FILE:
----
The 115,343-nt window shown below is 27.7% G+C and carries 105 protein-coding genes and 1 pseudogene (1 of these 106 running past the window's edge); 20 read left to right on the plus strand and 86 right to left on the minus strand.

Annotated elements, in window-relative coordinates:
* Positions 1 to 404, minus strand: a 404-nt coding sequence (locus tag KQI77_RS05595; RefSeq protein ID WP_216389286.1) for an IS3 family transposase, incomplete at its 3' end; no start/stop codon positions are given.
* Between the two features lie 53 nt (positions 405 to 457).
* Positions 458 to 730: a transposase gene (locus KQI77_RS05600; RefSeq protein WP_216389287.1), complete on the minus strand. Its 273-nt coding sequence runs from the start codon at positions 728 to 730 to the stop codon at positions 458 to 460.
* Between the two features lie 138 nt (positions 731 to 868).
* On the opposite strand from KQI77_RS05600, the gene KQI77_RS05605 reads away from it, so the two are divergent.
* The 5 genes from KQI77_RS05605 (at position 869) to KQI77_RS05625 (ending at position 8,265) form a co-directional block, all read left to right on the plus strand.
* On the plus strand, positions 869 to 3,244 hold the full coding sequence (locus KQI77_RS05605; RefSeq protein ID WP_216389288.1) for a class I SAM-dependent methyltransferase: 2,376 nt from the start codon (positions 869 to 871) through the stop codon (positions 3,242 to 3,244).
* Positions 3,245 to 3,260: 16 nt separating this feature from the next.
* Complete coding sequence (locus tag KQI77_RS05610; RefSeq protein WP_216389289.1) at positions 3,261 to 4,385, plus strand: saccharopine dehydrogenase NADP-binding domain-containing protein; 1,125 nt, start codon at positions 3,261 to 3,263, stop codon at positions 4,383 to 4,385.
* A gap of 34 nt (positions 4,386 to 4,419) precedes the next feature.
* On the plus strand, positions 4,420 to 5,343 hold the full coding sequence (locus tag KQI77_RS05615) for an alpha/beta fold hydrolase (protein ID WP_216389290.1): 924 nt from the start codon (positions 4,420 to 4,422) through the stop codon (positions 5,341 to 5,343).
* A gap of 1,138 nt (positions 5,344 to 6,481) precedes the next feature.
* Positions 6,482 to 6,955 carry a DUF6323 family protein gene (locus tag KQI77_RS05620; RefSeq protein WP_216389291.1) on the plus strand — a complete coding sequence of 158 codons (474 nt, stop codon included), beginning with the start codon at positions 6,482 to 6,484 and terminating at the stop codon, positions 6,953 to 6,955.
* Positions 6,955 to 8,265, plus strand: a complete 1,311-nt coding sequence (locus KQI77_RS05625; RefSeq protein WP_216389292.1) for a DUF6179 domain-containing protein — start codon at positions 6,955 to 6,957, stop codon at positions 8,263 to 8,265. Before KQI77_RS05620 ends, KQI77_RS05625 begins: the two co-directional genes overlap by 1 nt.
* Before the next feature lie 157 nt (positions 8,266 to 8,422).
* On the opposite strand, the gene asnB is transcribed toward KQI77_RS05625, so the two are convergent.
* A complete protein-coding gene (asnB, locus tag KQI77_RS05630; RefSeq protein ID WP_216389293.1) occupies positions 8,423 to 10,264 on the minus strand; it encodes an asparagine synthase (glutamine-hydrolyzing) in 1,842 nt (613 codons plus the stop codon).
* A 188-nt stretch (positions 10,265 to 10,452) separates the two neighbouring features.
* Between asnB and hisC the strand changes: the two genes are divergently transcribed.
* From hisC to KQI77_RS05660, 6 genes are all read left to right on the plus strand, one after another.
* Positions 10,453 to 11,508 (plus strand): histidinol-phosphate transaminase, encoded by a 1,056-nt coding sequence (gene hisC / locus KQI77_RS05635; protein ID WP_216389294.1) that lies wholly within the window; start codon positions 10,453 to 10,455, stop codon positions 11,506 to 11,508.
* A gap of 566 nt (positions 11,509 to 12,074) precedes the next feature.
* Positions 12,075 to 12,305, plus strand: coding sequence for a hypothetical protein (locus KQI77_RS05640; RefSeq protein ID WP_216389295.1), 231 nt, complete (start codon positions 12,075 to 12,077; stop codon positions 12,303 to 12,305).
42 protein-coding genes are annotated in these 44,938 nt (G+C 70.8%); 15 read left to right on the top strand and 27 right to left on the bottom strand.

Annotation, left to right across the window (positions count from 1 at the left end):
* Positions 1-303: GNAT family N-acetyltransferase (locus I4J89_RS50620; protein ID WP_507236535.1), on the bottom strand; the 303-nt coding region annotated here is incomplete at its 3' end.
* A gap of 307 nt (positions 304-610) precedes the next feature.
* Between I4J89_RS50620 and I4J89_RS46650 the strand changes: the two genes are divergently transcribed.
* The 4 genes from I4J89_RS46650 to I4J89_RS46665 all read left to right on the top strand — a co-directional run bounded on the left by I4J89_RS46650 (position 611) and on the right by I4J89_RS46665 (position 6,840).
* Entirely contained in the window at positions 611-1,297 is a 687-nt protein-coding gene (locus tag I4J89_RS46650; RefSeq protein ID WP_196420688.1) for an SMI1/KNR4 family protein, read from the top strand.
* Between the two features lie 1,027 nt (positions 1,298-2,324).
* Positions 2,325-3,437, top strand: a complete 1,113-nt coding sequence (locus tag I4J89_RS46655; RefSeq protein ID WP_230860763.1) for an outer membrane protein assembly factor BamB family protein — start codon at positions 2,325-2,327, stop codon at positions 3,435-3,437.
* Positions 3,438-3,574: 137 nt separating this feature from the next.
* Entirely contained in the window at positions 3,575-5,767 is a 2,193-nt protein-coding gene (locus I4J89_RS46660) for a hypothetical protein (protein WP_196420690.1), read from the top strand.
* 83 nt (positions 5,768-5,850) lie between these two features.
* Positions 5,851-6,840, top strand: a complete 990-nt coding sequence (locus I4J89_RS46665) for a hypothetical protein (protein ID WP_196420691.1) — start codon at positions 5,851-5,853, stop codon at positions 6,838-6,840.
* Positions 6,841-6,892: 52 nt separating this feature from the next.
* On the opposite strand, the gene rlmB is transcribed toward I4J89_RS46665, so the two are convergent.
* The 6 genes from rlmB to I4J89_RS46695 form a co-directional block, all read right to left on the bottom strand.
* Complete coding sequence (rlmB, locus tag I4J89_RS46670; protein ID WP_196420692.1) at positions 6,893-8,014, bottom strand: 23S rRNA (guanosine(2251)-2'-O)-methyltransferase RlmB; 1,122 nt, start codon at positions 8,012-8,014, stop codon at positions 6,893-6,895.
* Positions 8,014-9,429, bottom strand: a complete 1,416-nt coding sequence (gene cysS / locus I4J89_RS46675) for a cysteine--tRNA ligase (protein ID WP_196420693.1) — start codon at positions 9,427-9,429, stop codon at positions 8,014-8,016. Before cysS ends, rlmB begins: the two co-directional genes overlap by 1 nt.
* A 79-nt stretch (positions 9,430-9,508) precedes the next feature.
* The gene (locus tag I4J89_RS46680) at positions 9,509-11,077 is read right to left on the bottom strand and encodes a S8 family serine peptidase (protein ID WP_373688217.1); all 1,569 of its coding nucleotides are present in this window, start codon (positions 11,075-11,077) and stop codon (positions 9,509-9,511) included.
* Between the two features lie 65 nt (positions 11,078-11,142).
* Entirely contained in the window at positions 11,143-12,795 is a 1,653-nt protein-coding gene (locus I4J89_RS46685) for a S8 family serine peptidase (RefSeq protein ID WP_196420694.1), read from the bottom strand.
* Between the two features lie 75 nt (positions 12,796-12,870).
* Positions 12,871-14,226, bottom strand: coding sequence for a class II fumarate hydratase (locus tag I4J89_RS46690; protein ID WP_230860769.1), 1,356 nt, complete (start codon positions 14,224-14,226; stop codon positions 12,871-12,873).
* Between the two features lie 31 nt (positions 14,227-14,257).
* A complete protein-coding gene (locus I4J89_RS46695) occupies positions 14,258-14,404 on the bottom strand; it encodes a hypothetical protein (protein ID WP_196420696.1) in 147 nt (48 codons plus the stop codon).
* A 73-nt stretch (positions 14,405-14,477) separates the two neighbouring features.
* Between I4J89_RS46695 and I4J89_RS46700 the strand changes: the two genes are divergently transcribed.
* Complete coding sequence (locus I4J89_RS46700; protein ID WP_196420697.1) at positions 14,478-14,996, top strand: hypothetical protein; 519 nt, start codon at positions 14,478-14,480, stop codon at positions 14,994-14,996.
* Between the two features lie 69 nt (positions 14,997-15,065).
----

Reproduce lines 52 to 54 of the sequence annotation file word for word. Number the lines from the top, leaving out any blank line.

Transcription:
* A 73-nt stretch (positions 14,405-14,477) separates the two neighbouring features.
* Between I4J89_RS46695 and I4J89_RS46700 the strand changes: the two genes are divergently transcribed.
* Complete coding sequence (locus I4J89_RS46700; protein ID WP_196420697.1) at positions 14,478-14,996, top strand: hypothetical protein; 519 nt, start codon at positions 14,478-14,480, stop codon at positions 14,994-14,996.